Slip joint pliers, also known as adjustable pliers, are hand tools which are used for clamping down on objects for tightening and loosening purposes, or for bending the object being gripped. Originally called "channel locks," slip joint pliers were invented by engineer Howard Manning in 1933. Manning was an employee of the Champion-DeArment Tool Company, and his channel locks proved to be so popular that thirty years later in 1963, the company changed its name to Channellocks, Inc. to take advantage of the tool's name recognition.
The teeth of slip joint pliers are jagged or toothed to increase gripping ability for a wide variety of object sizes and shapes. To further accommodate varying object sizes, slip joint pliers have an adjustable jaw. The jaw of a straight slip joint plier type of plier has a setting for clamping down on smaller objects and a setting for clamping down on larger ones. Straight slip joint pliers possess jaws which are lined up with the handles of the pliers. One side of a pair of two straight slip joint pliers has a short slot through which a pivot point or fulcrum can move. To widen or narrow the opening of a pair of slip joint pliers with a straight slip joint plier, the user must fully open the pliers and move the handle with the slit along its pivot. When the desired opening width has been obtained, the handles are closed to secure the positioning.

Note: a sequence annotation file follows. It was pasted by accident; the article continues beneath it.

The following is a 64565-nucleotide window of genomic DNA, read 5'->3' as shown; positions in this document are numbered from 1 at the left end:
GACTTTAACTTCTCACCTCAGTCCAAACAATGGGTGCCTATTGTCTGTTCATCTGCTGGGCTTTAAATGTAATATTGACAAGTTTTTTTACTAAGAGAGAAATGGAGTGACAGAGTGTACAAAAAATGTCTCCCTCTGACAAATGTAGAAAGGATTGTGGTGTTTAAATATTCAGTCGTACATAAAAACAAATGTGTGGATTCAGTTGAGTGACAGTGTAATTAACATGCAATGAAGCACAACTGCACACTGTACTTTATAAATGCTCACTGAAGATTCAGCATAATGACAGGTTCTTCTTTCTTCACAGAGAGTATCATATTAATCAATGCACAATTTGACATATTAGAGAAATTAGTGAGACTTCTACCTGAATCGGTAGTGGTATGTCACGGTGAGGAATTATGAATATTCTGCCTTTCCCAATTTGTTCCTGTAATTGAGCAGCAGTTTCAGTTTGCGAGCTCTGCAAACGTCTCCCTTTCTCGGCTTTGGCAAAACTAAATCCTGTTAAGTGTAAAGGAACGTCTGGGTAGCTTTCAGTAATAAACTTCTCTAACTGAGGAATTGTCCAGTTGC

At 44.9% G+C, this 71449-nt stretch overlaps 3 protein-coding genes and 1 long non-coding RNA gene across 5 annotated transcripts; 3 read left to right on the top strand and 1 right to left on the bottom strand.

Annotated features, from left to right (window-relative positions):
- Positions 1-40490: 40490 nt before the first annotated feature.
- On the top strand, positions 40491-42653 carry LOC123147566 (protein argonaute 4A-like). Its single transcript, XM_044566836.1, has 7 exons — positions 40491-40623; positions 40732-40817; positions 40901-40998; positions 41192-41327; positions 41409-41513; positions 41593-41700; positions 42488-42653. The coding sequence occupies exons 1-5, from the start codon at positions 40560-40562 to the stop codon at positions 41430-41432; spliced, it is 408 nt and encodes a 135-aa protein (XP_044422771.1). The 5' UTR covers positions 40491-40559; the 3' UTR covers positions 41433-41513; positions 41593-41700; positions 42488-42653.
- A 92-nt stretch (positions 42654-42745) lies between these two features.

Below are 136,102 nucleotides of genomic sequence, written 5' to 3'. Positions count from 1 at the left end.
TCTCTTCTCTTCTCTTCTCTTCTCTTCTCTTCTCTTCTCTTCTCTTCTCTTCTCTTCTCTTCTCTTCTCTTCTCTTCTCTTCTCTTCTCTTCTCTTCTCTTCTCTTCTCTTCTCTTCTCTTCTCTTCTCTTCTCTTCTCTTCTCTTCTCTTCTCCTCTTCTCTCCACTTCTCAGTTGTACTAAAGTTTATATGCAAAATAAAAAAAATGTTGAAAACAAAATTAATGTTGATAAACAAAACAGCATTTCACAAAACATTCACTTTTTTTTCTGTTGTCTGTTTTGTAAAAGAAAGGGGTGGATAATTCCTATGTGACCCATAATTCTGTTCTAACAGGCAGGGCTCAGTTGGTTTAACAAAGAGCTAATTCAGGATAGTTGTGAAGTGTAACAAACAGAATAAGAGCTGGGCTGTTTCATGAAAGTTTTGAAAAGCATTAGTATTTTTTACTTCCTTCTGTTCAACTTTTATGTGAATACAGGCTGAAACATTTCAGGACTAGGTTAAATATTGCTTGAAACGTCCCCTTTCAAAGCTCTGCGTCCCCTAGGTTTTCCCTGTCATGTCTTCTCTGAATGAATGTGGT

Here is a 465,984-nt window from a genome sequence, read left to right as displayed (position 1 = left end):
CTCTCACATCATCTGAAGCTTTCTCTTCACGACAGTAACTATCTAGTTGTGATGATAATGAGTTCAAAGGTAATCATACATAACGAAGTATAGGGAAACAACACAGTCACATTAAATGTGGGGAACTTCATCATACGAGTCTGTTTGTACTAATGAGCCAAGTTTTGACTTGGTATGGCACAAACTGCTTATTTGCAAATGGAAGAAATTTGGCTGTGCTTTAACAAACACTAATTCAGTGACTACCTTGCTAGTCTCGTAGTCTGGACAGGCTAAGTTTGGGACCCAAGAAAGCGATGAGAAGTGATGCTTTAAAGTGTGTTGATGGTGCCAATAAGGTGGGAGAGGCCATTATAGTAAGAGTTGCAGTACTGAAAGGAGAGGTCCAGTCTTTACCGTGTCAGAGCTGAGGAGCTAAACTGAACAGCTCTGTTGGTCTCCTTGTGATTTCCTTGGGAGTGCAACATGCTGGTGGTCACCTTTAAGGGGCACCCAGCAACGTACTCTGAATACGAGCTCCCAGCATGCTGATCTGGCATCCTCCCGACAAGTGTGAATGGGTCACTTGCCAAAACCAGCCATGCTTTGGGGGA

Another type of slip joint plier is the tongue and groove, which was the original channel lock design created by Howard Manning. They are also known as groove joint pliers and adjustable pliers. The tongue and groove slip joint plier features jaws which are not aligned with their handles, instead sitting at a 45 or 60 degree angel from the handles. The lower jaw is capable of multiple position adjustments by way of a notched track or slit in the handle of the upper jaw. Adjusting the jaw size of a tongue and groove slip joint plier has no effect on the distance between the handles. The handles are often quite long, ranging in length from nine inches to over a foot. The long handles are intended to provide the user increased leverage when tightening, loosening or bending an object. Handles on tongue and groove slip joint pliers are frequently coated in rubber to enhance gripping ability, thus further increasing the force and stability of the leverage being applied to the object.
Both types of slip joint pliers are most commonly used for loosening and tightening nuts and bolts. They can also be used to pull nails, though in this capacity they are somewhat less effective than the claw end of a hammer. There are a variety of slip joint plier sizes, from as small as four inches to as large as twenty inches, but the model most commonly found in the average homeowner's toolbox is six inches in length.